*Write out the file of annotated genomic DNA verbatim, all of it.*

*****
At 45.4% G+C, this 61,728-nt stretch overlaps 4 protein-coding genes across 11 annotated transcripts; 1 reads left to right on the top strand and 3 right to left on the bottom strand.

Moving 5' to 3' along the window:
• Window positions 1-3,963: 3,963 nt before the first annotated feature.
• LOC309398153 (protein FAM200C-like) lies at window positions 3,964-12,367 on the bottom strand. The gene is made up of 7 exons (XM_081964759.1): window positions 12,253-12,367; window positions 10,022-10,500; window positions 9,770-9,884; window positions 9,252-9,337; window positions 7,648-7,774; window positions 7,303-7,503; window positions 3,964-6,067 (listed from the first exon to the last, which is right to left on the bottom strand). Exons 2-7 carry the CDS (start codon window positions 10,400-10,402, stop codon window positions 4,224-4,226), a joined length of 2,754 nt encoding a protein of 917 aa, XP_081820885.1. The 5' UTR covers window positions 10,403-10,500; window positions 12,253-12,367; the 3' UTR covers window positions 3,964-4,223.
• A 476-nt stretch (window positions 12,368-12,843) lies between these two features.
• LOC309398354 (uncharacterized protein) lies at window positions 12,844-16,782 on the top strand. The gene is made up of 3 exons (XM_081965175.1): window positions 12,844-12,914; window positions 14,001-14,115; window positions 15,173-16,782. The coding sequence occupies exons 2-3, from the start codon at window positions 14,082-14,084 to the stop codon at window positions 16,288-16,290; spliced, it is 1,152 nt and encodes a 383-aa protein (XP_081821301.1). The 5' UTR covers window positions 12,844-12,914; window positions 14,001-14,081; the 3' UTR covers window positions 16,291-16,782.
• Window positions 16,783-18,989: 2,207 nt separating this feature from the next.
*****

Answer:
At 45.4% G+C, this 61,728-nt stretch overlaps 4 protein-coding genes across 11 annotated transcripts; 1 reads left to right on the top strand and 3 right to left on the bottom strand.

Moving 5' to 3' along the window:
• Window positions 1-3,963: 3,963 nt before the first annotated feature.
• LOC309398153 (protein FAM200C-like) lies at window positions 3,964-12,367 on the bottom strand. The gene is made up of 7 exons (XM_081964759.1): window positions 12,253-12,367; window positions 10,022-10,500; window positions 9,770-9,884; window positions 9,252-9,337; window positions 7,648-7,774; window positions 7,303-7,503; window positions 3,964-6,067 (listed from the first exon to the last, which is right to left on the bottom strand). Exons 2-7 carry the CDS (start codon window positions 10,400-10,402, stop codon window positions 4,224-4,226), a joined length of 2,754 nt encoding a protein of 917 aa, XP_081820885.1. The 5' UTR covers window positions 10,403-10,500; window positions 12,253-12,367; the 3' UTR covers window positions 3,964-4,223.
• A 476-nt stretch (window positions 12,368-12,843) lies between these two features.
• LOC309398354 (uncharacterized protein) lies at window positions 12,844-16,782 on the top strand. The gene is made up of 3 exons (XM_081965175.1): window positions 12,844-12,914; window positions 14,001-14,115; window positions 15,173-16,782. The coding sequence occupies exons 2-3, from the start codon at window positions 14,082-14,084 to the stop codon at window positions 16,288-16,290; spliced, it is 1,152 nt and encodes a 383-aa protein (XP_081821301.1). The 5' UTR covers window positions 12,844-12,914; window positions 14,001-14,081; the 3' UTR covers window positions 16,291-16,782.
• Window positions 16,783-18,989: 2,207 nt separating this feature from the next.